Re: [AMBER] Concerning nonbonded exclusions and MMPBSA

From: Jason Swails <>
Date: Thu, 18 Oct 2012 11:57:58 -0400

On Thu, Oct 18, 2012 at 11:45 AM, Aron Broom <> wrote:

> Hello AMBER users,
> I'm wondering about how nonbonded exclusions are treated in MMPBSA. Are
> they included just as in a normal MD run in AMBER?
> The reason I ask is that I'm somewhat confused about these exclusions. I
> had written my own little code to calculate just the electrostatic
> potential energy portion of something in order to do part of an MMPBSA
> style calculation (for reasons that are too uninteresting to go into, it is
> infeasible for me to use MMPBSA or AMBER for this beyond testing
> purposes). I was confused that my numbers were coming out differently from
> those reported in a normal AMBER run, and tracked the problem to the fact
> that I was calculating all the pairwise interactions, and while I had the
> AMBER cutoff at 999 angstroms, there are still the 1-2, 1-3 complete
> exclusions and the 1-4 scaled exclusions. I had thought these exclusions
> were just there to save computational power because those interactions were
> weak compared to the bond, angle, and dihedral components that would also
> affect those atoms.

No, actually these interactions would be incredibly large since the
distances are so short. They are neglected because the bond and angle
terms are parametrized to account for the full bonded interaction. The
added cost of calculating these exclusions would be next to nothing (since
the exclusion list is so small compared to the full pair-list), so it is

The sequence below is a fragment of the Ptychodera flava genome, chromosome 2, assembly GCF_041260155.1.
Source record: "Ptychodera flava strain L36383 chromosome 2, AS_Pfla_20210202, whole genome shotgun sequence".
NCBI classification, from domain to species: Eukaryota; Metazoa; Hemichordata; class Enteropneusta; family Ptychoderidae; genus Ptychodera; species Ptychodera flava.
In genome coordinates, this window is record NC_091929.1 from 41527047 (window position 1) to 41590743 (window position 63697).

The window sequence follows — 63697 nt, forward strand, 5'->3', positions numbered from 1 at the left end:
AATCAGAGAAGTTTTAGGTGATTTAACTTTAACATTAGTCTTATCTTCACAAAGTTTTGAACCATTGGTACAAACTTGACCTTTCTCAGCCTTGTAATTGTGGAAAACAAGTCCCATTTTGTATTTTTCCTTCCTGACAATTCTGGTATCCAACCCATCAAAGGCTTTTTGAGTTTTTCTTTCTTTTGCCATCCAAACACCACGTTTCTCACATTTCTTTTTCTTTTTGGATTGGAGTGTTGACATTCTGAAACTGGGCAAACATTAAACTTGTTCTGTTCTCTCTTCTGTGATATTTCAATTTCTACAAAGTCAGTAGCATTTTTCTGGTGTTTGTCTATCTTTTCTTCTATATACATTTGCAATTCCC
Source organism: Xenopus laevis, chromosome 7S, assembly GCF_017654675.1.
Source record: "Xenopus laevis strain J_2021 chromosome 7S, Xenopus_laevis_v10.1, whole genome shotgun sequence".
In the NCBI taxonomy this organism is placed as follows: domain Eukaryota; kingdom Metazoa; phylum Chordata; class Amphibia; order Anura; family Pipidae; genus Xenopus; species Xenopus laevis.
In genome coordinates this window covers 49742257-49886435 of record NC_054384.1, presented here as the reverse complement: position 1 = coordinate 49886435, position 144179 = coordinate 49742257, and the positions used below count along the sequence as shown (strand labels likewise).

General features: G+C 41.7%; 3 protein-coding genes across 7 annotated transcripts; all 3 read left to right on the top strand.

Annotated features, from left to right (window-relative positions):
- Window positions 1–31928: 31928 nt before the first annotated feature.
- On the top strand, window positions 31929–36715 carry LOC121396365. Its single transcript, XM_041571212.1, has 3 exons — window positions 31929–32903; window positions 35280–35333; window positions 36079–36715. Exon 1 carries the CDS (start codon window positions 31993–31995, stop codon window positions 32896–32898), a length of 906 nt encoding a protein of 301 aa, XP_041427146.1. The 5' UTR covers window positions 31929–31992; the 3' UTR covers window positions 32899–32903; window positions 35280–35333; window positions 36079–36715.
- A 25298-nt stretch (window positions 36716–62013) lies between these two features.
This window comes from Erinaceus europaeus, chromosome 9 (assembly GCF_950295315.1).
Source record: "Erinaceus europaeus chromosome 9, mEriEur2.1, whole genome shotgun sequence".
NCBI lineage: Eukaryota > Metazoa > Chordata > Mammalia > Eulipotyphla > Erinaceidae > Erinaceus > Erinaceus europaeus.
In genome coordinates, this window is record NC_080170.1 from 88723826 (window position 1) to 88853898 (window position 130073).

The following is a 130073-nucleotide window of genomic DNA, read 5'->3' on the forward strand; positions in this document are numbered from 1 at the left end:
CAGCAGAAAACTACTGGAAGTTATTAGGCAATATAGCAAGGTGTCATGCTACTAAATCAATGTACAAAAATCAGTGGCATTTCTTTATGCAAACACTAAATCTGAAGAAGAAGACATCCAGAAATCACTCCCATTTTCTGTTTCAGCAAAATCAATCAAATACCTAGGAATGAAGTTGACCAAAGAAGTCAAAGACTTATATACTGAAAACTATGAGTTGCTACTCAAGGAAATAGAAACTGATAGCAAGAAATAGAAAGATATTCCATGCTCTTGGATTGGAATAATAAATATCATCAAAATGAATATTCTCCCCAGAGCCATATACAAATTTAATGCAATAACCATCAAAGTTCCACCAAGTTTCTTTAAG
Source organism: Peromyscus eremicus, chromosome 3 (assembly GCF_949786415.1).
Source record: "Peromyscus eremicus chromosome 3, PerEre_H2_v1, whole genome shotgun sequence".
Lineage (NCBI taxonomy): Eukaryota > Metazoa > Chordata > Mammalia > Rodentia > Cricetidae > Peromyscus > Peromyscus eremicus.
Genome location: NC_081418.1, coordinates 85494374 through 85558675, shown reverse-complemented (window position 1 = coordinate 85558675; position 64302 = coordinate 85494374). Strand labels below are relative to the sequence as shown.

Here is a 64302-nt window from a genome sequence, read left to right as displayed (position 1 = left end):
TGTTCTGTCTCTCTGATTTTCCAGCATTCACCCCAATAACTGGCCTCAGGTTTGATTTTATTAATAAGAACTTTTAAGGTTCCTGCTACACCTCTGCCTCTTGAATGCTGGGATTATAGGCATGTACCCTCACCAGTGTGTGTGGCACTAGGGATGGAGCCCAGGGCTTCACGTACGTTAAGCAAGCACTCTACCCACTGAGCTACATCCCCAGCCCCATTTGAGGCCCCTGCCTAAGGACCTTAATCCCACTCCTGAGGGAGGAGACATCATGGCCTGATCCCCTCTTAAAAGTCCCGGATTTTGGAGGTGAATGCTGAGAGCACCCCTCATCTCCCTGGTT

excluded because that is the *actual* definition of the force field.

The way Amber handles this is to set up an "exclusion" list in which each
atom contains a list of atoms in which nonbonded interactions should *not*
be calculated. This is listed in the topology file (NUMBER_EXCLUDED_ATOMS
and EXCLUDED_ATOMS_LIST). The list includes all bonded, angled, and
dihedral-ed atoms; all of which are excluded from the core nonbonded
calculation. The 1-4 interactions are added back in as a sum over unique,
proper dihedrals, after which they are appropriately scaled.

The GB routines take this exclusion list directly from the topology file
(which means you can edit that to add your own exclusion rules via ParmEd
or something), but the PME routines rebuild the exclusion list based on the
system topology.

So anyway, my question basically is: if one wants to calculate the actual
> electrostatic potential energy of a protein for instance, is ignoring those
> exclusions accurate, or should they really be included in order to get
> accurate results? And then, does MMPBSA include them?

They must be included to get accurate results. And yes, MMPBSA includes
them. MMPBSA does not actually compute energies directly, it calls
external programs to do so (either a NAB program or sander). All external
programs that 'correctly' implement the Amber force field implements these


Jason M. Swails
Quantum Theory Project,
University of Florida
Ph.D. Candidate
AMBER mailing list
Received on Thu Oct 18 2012 - 09:00:03 PDT
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